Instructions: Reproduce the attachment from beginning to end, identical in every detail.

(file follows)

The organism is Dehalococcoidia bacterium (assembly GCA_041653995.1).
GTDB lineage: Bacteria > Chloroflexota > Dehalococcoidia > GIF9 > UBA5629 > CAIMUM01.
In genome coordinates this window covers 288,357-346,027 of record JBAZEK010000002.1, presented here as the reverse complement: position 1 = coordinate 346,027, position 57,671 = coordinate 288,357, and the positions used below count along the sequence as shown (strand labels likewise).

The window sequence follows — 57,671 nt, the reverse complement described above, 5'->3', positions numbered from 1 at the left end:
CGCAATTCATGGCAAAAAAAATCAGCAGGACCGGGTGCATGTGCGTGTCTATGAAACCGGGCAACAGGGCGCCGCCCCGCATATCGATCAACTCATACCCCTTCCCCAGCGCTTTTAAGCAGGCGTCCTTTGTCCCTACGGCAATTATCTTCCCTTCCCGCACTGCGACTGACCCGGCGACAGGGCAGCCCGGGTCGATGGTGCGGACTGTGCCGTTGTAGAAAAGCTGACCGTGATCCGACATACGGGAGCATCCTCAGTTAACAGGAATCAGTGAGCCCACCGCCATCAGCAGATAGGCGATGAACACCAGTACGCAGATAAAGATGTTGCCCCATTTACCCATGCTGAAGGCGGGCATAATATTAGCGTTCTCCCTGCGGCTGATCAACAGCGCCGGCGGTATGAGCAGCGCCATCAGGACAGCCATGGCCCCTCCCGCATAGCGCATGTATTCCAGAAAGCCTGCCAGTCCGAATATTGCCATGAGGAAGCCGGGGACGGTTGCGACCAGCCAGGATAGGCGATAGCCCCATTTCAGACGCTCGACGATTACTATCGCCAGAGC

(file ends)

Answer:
The organism is Dehalococcoidia bacterium (assembly GCA_041653995.1).
GTDB lineage: Bacteria > Chloroflexota > Dehalococcoidia > GIF9 > UBA5629 > CAIMUM01.
In genome coordinates this window covers 288,357-346,027 of record JBAZEK010000002.1, presented here as the reverse complement: position 1 = coordinate 346,027, position 57,671 = coordinate 288,357, and the positions used below count along the sequence as shown (strand labels likewise).

The window sequence follows — 57,671 nt, the reverse complement described above, 5'->3', positions numbered from 1 at the left end:
CGCAATTCATGGCAAAAAAAATCAGCAGGACCGGGTGCATGTGCGTGTCTATGAAACCGGGCAACAGGGCGCCGCCCCGCATATCGATCAACTCATACCCCTTCCCCAGCGCTTTTAAGCAGGCGTCCTTTGTCCCTACGGCAATTATCTTCCCTTCCCGCACTGCGACTGACCCGGCGACAGGGCAGCCCGGGTCGATGGTGCGGACTGTGCCGTTGTAGAAAAGCTGACCGTGATCCGACATACGGGAGCATCCTCAGTTAACAGGAATCAGTGAGCCCACCGCCATCAGCAGATAGGCGATGAACACCAGTACGCAGATAAAGATGTTGCCCCATTTACCCATGCTGAAGGCGGGCATAATATTAGCGTTCTCCCTGCGGCTGATCAACAGCGCCGGCGGTATGAGCAGCGCCATCAGGACAGCCATGGCCCCTCCCGCATAGCGCATGTATTCCAGAAAGCCTGCCAGTCCGAATATTGCCATGAGGAAGCCGGGGACGGTTGCGACCAGCCAGGATAGGCGATAGCCCCATTTCAGACGCTCGACGATTACTATCGCCAGAGC